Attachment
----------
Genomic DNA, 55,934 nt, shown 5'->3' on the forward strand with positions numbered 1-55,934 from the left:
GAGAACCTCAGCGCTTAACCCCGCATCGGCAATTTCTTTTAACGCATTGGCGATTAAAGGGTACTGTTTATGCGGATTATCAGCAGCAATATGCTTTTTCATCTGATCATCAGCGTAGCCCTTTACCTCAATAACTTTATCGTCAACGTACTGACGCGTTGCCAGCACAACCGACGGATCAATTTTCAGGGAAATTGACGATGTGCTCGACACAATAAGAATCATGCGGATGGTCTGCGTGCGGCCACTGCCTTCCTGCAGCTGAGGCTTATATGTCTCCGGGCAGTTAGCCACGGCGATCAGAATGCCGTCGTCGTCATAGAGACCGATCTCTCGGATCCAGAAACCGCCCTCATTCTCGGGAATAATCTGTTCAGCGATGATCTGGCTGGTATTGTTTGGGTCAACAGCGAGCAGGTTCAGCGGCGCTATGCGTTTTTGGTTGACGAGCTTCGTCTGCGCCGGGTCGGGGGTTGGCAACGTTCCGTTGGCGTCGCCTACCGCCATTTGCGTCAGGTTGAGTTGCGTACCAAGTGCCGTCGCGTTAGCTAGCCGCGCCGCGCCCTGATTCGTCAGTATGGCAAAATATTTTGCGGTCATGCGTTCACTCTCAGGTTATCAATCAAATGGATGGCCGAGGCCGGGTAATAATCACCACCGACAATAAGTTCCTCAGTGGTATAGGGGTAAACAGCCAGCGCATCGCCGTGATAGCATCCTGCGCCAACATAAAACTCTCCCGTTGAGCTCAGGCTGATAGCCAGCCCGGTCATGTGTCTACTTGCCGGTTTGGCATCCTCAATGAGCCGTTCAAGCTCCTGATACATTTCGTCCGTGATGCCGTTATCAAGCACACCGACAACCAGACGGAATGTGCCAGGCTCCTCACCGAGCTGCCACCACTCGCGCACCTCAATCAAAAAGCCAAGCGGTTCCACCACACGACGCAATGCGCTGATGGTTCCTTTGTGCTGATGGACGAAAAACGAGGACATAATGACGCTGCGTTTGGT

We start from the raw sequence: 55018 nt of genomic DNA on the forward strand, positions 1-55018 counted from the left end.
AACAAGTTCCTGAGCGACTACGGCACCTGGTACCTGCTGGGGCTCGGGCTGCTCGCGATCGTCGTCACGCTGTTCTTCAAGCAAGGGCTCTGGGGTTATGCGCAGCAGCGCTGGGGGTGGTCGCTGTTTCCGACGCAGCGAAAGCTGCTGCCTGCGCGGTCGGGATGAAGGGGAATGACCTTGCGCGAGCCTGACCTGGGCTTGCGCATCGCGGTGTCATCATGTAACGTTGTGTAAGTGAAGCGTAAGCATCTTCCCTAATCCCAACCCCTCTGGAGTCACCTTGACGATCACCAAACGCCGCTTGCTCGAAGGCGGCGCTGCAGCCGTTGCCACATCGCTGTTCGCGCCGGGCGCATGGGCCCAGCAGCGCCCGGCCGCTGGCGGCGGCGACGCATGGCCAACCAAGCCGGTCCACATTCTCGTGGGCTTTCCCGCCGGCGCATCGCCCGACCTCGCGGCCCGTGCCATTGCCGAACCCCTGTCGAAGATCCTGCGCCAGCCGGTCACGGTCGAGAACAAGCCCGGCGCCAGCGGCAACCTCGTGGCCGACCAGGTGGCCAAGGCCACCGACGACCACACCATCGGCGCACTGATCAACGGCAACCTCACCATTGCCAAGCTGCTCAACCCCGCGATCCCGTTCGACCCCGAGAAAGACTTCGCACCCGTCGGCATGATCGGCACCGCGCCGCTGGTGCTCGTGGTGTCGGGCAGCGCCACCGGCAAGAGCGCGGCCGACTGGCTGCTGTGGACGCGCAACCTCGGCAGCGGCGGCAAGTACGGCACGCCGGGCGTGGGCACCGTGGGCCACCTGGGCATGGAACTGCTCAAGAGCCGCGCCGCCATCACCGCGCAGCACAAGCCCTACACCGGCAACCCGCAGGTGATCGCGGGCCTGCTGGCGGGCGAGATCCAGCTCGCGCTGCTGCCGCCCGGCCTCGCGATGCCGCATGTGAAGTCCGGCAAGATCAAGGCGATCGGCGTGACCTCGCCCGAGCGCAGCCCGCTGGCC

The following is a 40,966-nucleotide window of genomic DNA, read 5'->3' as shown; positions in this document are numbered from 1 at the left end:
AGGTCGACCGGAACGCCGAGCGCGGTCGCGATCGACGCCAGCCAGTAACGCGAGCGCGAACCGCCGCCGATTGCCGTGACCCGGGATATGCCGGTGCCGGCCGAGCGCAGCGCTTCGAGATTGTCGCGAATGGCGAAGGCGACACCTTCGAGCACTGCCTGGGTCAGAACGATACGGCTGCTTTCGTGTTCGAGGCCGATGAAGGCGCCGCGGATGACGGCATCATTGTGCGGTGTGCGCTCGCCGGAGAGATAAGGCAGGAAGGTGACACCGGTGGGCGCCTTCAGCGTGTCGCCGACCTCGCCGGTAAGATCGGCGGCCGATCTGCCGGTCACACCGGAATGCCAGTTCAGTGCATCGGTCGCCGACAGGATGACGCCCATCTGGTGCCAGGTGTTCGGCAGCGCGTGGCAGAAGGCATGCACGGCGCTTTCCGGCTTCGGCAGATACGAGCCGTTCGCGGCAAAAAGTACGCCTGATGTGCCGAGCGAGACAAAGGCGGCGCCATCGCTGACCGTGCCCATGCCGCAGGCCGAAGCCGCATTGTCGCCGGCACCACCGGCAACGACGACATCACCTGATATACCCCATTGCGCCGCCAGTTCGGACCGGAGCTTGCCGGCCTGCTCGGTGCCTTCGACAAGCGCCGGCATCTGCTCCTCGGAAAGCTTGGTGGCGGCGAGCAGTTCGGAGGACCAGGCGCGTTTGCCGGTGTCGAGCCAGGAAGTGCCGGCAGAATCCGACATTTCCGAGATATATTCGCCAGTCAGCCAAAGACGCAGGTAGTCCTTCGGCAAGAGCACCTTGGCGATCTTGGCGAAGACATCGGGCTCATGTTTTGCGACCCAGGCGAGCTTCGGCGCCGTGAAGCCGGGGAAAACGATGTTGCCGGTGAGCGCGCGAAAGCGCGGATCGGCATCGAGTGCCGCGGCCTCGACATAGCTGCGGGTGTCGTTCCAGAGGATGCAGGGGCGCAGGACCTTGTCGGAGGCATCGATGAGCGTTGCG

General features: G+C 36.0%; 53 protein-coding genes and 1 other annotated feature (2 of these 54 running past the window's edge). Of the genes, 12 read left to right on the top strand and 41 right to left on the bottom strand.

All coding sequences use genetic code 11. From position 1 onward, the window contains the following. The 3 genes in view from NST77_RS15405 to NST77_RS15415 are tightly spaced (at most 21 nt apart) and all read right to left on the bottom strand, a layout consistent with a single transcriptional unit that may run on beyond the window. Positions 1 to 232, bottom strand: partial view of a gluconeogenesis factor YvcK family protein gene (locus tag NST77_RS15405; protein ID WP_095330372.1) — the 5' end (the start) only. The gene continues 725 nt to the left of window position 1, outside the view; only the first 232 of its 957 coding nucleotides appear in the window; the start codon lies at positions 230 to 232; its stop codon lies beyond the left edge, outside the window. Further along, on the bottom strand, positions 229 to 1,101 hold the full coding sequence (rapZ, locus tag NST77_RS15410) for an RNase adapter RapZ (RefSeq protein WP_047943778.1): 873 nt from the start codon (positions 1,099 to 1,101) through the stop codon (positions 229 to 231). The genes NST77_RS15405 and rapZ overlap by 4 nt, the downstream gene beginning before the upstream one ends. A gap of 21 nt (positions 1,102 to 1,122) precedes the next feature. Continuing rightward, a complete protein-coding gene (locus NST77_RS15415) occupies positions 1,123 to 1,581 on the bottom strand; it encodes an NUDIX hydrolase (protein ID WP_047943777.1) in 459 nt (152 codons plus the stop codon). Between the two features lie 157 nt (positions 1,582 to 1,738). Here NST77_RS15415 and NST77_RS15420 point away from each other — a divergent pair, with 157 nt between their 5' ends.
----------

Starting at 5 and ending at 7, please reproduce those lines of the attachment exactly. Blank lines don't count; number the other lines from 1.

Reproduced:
The following is a 40,966-nucleotide window of genomic DNA, read 5'->3' as shown; positions in this document are numbered from 1 at the left end:
AGGTCGACCGGAACGCCGAGCGCGGTCGCGATCGACGCCAGCCAGTAACGCGAGCGCGAACCGCCGCCGATTGCCGTGACCCGGGATATGCCGGTGCCGGCCGAGCGCAGCGCTTCGAGATTGTCGCGAATGGCGAAGGCGACACCTTCGAGCACTGCCTGGGTCAGAACGATACGGCTGCTTTCGTGTTCGAGGCCGATGAAGGCGCCGCGGATGACGGCATCATTGTGCGGTGTGCGCTCGCCGGAGAGATAAGGCAGGAAGGTGACACCGGTGGGCGCCTTCAGCGTGTCGCCGACCTCGCCGGTAAGATCGGCGGCCGATCTGCCGGTCACACCGGAATGCCAGTTCAGTGCATCGGTCGCCGACAGGATGACGCCCATCTGGTGCCAGGTGTTCGGCAGCGCGTGGCAGAAGGCATGCACGGCGCTTTCCGGCTTCGGCAGATACGAGCCGTTCGCGGCAAAAAGTACGCCTGATGTGCCGAGCGAGACAAAGGCGGCGCCATCGCTGACCGTGCCCATGCCGCAGGCCGAAGCCGCATTGTCGCCGGCACCACCGGCAACGACGACATCACCTGATATACCCCATTGCGCCGCCAGTTCGGACCGGAGCTTGCCGGCCTGCTCGGTGCCTTCGACAAGCGCCGGCATCTGCTCCTCGGAAAGCTTGGTGGCGGCGAGCAGTTCGGAGGACCAGGCGCGTTTGCCGGTGTCGAGCCAGGAAGTGCCGGCAGAATCCGACATTTCCGAGATATATTCGCCAGTCAGCCAAAGACGCAGGTAGTCCTTCGGCAAGAGCACCTTGGCGATCTTGGCGAAGACATCGGGCTCATGTTTTGCGACCCAGGCGAGCTTCGGCGCCGTGAAGCCGGGGAAAACGATGTTGCCGGTGAGCGCGCGAAAGCGCGGATCGGCATCGAGTGCCGCGGCCTCGACATAGCTGCGGGTGTCGTTCCAGAGGATGCAGGGGCGCAGGACCTTGTCGGAGGCATCGATGAGCGTTGCG

General features: G+C 36.0%; 53 protein-coding genes and 1 other annotated feature (2 of these 54 running past the window's edge). Of the genes, 12 read left to right on the top strand and 41 right to left on the bottom strand.